This article will look into the art of dry stone walling and the traditions related to it. This piece of heritage is already on the list of the intangible heritage of Croatia, and in 2015 and 2016 an international effort to nominate this heritage for the UNESCO Representative list of the Intangible Cultural Heritage of Humanity was made. The main coordinators for the nomination from Croatia were the Ministry of Culture and the 4 Grada Dragodid association.

Dry walling is the construction of a stone wall by stacking stones upon each other without the use of any connection material like cement, except sometimes dry soil. The stone used is usually not processed. Its product is “suhozid” or dry wall (other names for it depending on the region are gromača, međa, mocira, mocir, masiera, redina, prizida, zid, mrtvi zid, mrtvi mir etc) which can be often found along entire Adriatic coast as well as in the Dalmatian inland area.

Another characteristic product of this way of this type of building are smaller objects made completely of dry stone, which were used for different purposes. The stability of the dry stone structures is ensured by selecting and properly placing the stones. These dry stone structures are an example of a type of construction which lives in harmony with nature and this inscription aims to preserve the know-how of building it. The practice is usually passed down with practical application adapted to the specific conditions of different areas in which it is typically made.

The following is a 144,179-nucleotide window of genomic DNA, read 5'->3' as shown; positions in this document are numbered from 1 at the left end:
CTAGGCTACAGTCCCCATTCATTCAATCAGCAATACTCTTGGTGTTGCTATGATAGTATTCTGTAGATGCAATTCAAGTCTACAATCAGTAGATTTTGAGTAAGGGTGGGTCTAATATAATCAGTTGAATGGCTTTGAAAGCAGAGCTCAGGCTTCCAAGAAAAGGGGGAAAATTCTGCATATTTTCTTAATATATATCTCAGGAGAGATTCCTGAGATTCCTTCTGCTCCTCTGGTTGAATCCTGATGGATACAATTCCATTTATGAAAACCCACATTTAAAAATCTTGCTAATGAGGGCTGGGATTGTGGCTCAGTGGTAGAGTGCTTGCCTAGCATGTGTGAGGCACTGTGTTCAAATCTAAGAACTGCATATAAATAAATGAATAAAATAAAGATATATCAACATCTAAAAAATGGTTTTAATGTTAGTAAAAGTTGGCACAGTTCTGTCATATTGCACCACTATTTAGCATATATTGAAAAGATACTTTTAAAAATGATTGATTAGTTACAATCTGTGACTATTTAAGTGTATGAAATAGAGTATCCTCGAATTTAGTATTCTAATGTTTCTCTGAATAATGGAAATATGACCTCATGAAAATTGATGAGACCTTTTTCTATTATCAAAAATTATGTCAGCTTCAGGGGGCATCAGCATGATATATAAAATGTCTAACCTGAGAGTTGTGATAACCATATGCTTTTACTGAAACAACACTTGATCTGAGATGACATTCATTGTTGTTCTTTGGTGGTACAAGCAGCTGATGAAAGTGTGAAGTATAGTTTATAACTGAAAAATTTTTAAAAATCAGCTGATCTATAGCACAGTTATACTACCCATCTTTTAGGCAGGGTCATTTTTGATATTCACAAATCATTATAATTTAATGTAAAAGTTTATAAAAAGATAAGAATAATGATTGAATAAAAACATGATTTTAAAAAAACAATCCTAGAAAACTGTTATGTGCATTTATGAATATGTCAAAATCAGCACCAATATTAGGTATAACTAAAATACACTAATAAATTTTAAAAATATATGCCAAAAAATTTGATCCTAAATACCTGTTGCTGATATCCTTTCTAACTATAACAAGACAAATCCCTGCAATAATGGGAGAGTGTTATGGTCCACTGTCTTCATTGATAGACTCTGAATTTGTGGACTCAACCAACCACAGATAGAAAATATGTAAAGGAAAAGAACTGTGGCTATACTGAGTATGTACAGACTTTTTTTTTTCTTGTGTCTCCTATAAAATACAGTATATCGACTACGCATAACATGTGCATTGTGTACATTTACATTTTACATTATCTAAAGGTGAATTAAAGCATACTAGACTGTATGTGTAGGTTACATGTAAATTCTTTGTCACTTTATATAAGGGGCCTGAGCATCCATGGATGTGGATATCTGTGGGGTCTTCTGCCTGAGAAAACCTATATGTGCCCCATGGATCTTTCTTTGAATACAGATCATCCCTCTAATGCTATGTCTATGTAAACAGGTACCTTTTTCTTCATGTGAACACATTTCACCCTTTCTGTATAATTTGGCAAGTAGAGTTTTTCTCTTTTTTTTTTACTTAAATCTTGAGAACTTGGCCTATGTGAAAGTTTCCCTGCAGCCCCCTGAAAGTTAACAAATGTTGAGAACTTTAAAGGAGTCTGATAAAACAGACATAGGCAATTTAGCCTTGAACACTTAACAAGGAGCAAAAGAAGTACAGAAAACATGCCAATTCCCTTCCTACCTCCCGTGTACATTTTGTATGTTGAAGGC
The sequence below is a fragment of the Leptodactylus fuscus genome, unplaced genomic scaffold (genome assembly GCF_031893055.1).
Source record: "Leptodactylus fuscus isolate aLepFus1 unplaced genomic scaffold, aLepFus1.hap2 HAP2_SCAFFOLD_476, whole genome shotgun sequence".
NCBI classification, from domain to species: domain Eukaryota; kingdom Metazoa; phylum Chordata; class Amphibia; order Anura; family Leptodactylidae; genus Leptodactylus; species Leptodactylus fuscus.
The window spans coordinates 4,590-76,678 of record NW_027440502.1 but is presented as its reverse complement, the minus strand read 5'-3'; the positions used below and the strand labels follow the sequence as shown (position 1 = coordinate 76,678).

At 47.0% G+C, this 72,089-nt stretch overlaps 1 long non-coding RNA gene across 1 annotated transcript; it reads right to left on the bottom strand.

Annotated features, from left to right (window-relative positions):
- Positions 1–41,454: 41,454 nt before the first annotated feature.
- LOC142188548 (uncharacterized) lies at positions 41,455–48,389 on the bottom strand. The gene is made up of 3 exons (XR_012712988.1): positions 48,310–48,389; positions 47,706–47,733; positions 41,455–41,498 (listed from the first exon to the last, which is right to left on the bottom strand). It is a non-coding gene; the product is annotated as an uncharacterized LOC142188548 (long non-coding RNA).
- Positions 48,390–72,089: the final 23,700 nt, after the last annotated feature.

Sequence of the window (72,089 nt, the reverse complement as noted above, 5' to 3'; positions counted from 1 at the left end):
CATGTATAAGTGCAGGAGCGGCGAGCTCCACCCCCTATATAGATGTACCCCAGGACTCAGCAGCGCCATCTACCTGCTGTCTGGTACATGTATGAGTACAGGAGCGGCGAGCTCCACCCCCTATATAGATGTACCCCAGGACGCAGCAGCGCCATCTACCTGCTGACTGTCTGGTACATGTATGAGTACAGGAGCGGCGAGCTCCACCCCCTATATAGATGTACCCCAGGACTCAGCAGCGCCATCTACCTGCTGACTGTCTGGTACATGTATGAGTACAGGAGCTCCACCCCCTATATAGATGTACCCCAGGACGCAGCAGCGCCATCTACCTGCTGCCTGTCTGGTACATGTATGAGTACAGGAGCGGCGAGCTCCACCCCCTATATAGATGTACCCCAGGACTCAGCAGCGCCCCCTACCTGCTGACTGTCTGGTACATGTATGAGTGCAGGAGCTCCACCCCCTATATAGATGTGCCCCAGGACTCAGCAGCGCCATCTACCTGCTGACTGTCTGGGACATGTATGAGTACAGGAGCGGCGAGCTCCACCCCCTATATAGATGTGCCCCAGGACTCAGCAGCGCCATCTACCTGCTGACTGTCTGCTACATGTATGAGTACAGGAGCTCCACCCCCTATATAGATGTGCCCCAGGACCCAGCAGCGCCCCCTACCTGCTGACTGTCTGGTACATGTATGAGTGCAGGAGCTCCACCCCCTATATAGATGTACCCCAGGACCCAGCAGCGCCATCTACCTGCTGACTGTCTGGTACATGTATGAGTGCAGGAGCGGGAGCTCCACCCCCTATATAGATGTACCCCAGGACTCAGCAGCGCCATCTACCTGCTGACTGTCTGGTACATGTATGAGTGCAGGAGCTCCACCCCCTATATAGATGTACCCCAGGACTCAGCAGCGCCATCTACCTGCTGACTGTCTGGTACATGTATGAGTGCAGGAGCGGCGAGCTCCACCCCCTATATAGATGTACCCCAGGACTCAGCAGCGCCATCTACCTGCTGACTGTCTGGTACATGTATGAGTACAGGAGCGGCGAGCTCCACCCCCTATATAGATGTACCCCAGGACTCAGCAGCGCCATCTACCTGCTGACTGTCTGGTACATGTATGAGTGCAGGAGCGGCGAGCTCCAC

Dry stone walls are spread along the Adriatic coast, as well as inland, and the walls created via this technique resist the test of time. Their self-preservation is good example on how we can learn more and cherish such a sustainable way of building. There are different types of construction – from dry stone walls around houses, gardens, vineyards to shelter buildings or even actual houses and their elements. These buildings can act as the inspiration for a new period of dry stone construction, and the people still building in this manner could be a valuable source of information.